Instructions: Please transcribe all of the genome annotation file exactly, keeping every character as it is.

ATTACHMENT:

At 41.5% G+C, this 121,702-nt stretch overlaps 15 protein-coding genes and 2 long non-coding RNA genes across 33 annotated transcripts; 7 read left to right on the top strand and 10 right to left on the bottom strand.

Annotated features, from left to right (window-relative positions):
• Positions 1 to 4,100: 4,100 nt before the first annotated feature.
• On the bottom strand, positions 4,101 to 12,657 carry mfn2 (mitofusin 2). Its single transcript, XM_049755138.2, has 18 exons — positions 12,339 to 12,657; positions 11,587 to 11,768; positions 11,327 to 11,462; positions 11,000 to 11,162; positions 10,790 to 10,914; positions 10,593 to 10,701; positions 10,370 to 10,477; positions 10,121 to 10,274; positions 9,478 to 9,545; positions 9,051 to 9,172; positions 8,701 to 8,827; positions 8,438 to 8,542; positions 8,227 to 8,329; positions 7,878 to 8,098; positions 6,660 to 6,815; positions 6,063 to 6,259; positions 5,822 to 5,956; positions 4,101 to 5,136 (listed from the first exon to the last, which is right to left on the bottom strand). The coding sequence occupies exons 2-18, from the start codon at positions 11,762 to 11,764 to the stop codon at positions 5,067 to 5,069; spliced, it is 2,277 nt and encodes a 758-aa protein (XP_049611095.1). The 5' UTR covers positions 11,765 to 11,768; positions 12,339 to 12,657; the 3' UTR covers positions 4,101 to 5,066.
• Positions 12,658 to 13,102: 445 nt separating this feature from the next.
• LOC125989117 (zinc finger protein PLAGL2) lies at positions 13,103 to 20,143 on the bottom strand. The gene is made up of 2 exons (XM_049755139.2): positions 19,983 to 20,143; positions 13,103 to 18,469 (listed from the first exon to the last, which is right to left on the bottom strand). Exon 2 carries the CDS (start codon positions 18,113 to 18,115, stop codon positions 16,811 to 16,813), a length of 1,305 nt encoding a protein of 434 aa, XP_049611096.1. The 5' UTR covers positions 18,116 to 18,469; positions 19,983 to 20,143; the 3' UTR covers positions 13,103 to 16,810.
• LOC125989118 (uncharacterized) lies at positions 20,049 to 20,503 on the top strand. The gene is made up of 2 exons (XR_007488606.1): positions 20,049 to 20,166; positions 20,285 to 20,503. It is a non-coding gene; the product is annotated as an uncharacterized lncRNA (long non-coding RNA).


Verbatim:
At 41.5% G+C, this 121,702-nt stretch overlaps 15 protein-coding genes and 2 long non-coding RNA genes across 33 annotated transcripts; 7 read left to right on the top strand and 10 right to left on the bottom strand.

Annotated features, from left to right (window-relative positions):
• Positions 1 to 4,100: 4,100 nt before the first annotated feature.
• On the bottom strand, positions 4,101 to 12,657 carry mfn2 (mitofusin 2). Its single transcript, XM_049755138.2, has 18 exons — positions 12,339 to 12,657; positions 11,587 to 11,768; positions 11,327 to 11,462; positions 11,000 to 11,162; positions 10,790 to 10,914; positions 10,593 to 10,701; positions 10,370 to 10,477; positions 10,121 to 10,274; positions 9,478 to 9,545; positions 9,051 to 9,172; positions 8,701 to 8,827; positions 8,438 to 8,542; positions 8,227 to 8,329; positions 7,878 to 8,098; positions 6,660 to 6,815; positions 6,063 to 6,259; positions 5,822 to 5,956; positions 4,101 to 5,136 (listed from the first exon to the last, which is right to left on the bottom strand). The coding sequence occupies exons 2-18, from the start codon at positions 11,762 to 11,764 to the stop codon at positions 5,067 to 5,069; spliced, it is 2,277 nt and encodes a 758-aa protein (XP_049611095.1). The 5' UTR covers positions 11,765 to 11,768; positions 12,339 to 12,657; the 3' UTR covers positions 4,101 to 5,066.
• Positions 12,658 to 13,102: 445 nt separating this feature from the next.
• LOC125989117 (zinc finger protein PLAGL2) lies at positions 13,103 to 20,143 on the bottom strand. The gene is made up of 2 exons (XM_049755139.2): positions 19,983 to 20,143; positions 13,103 to 18,469 (listed from the first exon to the last, which is right to left on the bottom strand). Exon 2 carries the CDS (start codon positions 18,113 to 18,115, stop codon positions 16,811 to 16,813), a length of 1,305 nt encoding a protein of 434 aa, XP_049611096.1. The 5' UTR covers positions 18,116 to 18,469; positions 19,983 to 20,143; the 3' UTR covers positions 13,103 to 16,810.
• LOC125989118 (uncharacterized) lies at positions 20,049 to 20,503 on the top strand. The gene is made up of 2 exons (XR_007488606.1): positions 20,049 to 20,166; positions 20,285 to 20,503. It is a non-coding gene; the product is annotated as an uncharacterized lncRNA (long non-coding RNA).